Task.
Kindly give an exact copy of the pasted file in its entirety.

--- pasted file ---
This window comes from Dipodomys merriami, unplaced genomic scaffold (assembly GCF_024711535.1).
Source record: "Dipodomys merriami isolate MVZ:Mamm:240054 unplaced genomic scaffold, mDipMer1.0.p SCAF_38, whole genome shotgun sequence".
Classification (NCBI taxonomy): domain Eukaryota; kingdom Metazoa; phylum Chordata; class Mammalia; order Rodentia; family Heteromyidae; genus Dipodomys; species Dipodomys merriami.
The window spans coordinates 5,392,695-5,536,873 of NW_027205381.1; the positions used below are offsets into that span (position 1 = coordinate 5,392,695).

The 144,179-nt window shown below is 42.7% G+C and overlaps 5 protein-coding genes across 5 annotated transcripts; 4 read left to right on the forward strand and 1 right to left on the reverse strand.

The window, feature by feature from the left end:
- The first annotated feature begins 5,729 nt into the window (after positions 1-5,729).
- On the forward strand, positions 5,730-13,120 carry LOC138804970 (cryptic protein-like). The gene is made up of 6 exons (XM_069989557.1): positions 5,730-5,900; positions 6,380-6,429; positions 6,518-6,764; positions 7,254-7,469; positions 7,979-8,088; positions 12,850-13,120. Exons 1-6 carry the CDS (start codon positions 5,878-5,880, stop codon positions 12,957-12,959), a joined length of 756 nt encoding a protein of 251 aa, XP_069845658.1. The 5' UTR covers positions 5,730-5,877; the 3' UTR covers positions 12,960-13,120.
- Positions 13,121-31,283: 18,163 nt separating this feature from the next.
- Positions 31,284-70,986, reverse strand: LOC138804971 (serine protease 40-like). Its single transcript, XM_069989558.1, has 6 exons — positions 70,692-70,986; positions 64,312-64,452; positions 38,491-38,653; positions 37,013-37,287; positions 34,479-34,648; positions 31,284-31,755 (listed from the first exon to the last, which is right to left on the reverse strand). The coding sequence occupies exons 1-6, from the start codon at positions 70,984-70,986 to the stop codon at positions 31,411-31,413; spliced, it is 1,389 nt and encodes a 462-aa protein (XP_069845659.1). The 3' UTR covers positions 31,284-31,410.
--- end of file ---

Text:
This window comes from Dipodomys merriami, unplaced genomic scaffold (assembly GCF_024711535.1).
Source record: "Dipodomys merriami isolate MVZ:Mamm:240054 unplaced genomic scaffold, mDipMer1.0.p SCAF_38, whole genome shotgun sequence".
Classification (NCBI taxonomy): domain Eukaryota; kingdom Metazoa; phylum Chordata; class Mammalia; order Rodentia; family Heteromyidae; genus Dipodomys; species Dipodomys merriami.
The window spans coordinates 5,392,695-5,536,873 of NW_027205381.1; the positions used below are offsets into that span (position 1 = coordinate 5,392,695).

The 144,179-nt window shown below is 42.7% G+C and overlaps 5 protein-coding genes across 5 annotated transcripts; 4 read left to right on the forward strand and 1 right to left on the reverse strand.

The window, feature by feature from the left end:
- The first annotated feature begins 5,729 nt into the window (after positions 1-5,729).
- On the forward strand, positions 5,730-13,120 carry LOC138804970 (cryptic protein-like). The gene is made up of 6 exons (XM_069989557.1): positions 5,730-5,900; positions 6,380-6,429; positions 6,518-6,764; positions 7,254-7,469; positions 7,979-8,088; positions 12,850-13,120. Exons 1-6 carry the CDS (start codon positions 5,878-5,880, stop codon positions 12,957-12,959), a joined length of 756 nt encoding a protein of 251 aa, XP_069845658.1. The 5' UTR covers positions 5,730-5,877; the 3' UTR covers positions 12,960-13,120.
- Positions 13,121-31,283: 18,163 nt separating this feature from the next.
- Positions 31,284-70,986, reverse strand: LOC138804971 (serine protease 40-like). Its single transcript, XM_069989558.1, has 6 exons — positions 70,692-70,986; positions 64,312-64,452; positions 38,491-38,653; positions 37,013-37,287; positions 34,479-34,648; positions 31,284-31,755 (listed from the first exon to the last, which is right to left on the reverse strand). The coding sequence occupies exons 1-6, from the start codon at positions 70,984-70,986 to the stop codon at positions 31,411-31,413; spliced, it is 1,389 nt and encodes a 462-aa protein (XP_069845659.1). The 3' UTR covers positions 31,284-31,410.